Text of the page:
High Tea in Shanghai

Saturday Mark and I decided to partake in some afternoon high tea (Meredith was out shoppin’ with her peeps). It was a gorgeous breezy day, so first there was laundry:

There's a certain amount of faith one has to have to dangle laundry out of a 30 story window in a brisk breeze.


They even manage to get the sheets out the window without falling out themselves.

They even got the bedspread out the window without falling out the window themselves or have it sail off in the wind.

We decided to go to tea at the cheap, but better tea place rather than the fancy, but better view place.  That took to us to the People’s Park area and this is the building we saw when we stepped out of the taxi:

This wasn’t where we were going though.  We were going to the Langham Hotel down the street, a gorgeous art deco building (and apparently a great place to stay):

The front doors

The beautiful spiral staircase

The stained glass window on the second floor

Another view of the window

There were photos of old movie stars in the restaurant and interestingly they had an old black and white movie playing silently on the wall at the top of the stairs on the second floor. It was Vivien Leigh as a ballet dancer and someone I at first thought was Clark Cable because of the thin mustache, but then realized it was not. Ok, any movie buffs out there know what movie it was? I’m betting you know Paul, right? I’ll give the answer at the end of the post.

So here’s what we got for high tea:

scones, of course with jam and clotted cream

The sandwich and dessert bits: smoked salmon, egg, ham, and lemon meringue, cheesecake, chocolate mousse, cake bits and something unidentifiable

The scones rivaled the best you can find in England

Leave me alone, I'm eating scones!

Can't leave without a picture of the lobby flowers.

Wandering outside afterwards we came across the Howard Johnson’s where we stayed 5 years ago when we were here visiting:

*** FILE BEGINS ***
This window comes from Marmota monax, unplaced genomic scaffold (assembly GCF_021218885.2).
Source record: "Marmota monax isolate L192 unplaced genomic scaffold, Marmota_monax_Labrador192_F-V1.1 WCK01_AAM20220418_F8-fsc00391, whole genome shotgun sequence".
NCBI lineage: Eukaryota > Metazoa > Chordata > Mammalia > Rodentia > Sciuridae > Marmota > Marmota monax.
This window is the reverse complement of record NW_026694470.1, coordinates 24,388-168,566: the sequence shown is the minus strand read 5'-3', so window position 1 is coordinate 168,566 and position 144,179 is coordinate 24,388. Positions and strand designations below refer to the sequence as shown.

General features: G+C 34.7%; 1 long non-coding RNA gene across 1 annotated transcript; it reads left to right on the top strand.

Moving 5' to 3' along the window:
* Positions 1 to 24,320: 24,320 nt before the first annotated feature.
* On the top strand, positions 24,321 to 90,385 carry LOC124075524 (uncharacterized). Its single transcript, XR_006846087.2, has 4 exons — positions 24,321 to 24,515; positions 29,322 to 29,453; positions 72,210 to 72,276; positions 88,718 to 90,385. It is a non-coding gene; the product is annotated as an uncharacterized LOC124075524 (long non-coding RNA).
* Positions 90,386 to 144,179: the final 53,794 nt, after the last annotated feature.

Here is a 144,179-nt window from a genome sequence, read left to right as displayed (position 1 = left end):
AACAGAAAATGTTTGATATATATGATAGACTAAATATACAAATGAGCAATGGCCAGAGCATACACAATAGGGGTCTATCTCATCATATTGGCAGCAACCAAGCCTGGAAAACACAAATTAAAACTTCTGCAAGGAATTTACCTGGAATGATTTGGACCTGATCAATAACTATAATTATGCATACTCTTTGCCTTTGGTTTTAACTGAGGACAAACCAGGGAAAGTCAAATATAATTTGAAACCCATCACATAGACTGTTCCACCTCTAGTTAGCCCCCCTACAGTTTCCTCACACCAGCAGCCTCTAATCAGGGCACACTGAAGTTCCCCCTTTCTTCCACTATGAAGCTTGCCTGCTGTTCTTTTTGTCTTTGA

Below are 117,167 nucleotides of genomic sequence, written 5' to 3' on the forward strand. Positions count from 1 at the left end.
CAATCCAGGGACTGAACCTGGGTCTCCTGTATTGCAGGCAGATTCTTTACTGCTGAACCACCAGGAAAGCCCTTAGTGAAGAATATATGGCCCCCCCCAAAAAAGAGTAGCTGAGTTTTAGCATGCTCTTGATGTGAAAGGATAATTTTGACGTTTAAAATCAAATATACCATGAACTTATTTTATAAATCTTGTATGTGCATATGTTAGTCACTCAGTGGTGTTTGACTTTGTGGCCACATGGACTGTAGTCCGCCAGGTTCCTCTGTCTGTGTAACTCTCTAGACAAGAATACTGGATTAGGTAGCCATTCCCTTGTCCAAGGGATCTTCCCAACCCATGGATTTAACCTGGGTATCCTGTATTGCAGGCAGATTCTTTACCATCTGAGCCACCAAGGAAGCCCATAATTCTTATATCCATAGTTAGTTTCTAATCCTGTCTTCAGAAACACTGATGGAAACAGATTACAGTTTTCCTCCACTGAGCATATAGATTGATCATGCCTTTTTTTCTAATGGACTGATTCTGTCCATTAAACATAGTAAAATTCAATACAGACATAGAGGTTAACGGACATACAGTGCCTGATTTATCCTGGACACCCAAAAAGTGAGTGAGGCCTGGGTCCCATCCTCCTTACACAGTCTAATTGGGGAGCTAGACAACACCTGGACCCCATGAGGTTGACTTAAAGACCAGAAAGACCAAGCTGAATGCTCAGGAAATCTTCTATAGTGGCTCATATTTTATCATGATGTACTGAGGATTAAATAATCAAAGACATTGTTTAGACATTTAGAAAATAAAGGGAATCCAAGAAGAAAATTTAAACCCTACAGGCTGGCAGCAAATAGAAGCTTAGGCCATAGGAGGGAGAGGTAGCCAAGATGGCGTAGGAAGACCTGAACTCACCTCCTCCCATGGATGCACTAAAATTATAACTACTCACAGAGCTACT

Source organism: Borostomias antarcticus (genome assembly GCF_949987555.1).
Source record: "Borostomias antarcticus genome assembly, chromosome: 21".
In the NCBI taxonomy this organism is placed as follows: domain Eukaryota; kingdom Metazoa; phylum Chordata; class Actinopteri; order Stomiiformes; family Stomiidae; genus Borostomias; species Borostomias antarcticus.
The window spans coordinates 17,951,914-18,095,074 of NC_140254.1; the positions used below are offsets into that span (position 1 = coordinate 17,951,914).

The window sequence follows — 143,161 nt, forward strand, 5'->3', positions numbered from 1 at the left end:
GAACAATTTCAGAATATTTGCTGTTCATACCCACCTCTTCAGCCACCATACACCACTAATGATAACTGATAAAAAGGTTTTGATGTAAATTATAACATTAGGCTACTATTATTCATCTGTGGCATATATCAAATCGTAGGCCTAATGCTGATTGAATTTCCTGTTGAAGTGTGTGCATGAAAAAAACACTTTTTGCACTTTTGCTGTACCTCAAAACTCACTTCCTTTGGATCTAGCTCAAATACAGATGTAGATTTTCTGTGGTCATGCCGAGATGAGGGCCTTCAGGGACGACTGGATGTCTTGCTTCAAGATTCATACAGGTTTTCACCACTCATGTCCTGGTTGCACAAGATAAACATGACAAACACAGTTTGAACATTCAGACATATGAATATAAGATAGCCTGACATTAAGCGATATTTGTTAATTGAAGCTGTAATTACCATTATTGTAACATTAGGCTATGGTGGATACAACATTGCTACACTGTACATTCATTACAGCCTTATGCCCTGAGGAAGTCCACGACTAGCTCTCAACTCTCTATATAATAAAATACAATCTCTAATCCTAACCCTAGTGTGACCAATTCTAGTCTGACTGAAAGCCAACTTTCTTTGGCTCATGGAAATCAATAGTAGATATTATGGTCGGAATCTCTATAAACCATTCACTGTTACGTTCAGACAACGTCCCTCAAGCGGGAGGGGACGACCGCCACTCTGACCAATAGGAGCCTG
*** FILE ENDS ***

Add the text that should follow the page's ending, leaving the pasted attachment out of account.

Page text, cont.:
Mark remembers the rooms being curved. I remember Ben running out to buy umbrellas in a deluge because he could speak Mandarin. Shanghai felt a lot more foreign 5 years ago than it does today.

There’s a very popular walking mall nearby that we walked down 5 years ago.

The mallAt the end of the mall we noticed people were lined up to take pictures in front of this stone marker:

There was an unbroken, steady stream of people having photos taken, everyone politely taking turns, but sometimes sharing the space:

I love the two women on the left--they never cracked a smile through several photo retakes.

Not knowing what the Chinese said (any help there Andy or Ben?), we decided it must be lucky or it perhaps bestows good fortune to have your picture taken with it, so we better not let the opportunity pass us by:

I've got my picture now too.

From there we went to the river and the most famous view in Shanghai:

The tallest structure with the round bit is the Pearl Tower, which is a tv tower. (Yes, it's really pink)

This is an artsy view of the Tower in front of the Apple store that we took a couple weeks ago as we came out of the IFC mall across the river

The other part of the skyline showing the "bottle opener". It was getting close to sunset.

Then Mark started taking pictures of people taking pictures of each other, using the portrait lens on his camera. I’m stealing some of his pictures because they were so great.  He called them Smiles of China:

Mom takes forever, doesn't she?

 

 

Aww

The answer to the trivia question is…Waterloo Bridge and the male actor was Robert Taylor.  It was her first film after Gone with the Wind.

 

 

Advertisements

About DECRYPTKNIT: knitter on the loose in Shanghai

Hi, I'm Marisa Newhouse, a former pharmacist (for a brief time during the Reagan administration) who's real calling was probably anything that has to do with cooking, plants, literature and especially knitting; hence my last and favorite job, working at Woolyminded, a wonderful yarn store. But now, I have moved half a world away to Shanghai where my husband will be working. Lots of people are interested in what we will be doing here and I have always kept journals of our travels, so I thought I'd do it the modern way and keep a blog.
This entry was posted in Uncategorized. Bookmark the permalink.

One Response to High Tea in Shanghai

  1. Ben Newhouse says:

    The sign says “南京站步行街” which means “Nanjing Pedestrian Street Station”

Leave a Reply

Fill in your details below or click an icon to log in:

WordPress.com Logo

You are commenting using your WordPress.com account. Log Out / Change )

Twitter picture

You are commenting using your Twitter account. Log Out / Change )

Facebook photo

You are commenting using your Facebook account. Log Out / Change )

Google+ photo

You are commenting using your Google+ account. Log Out / Change )

Connecting to %s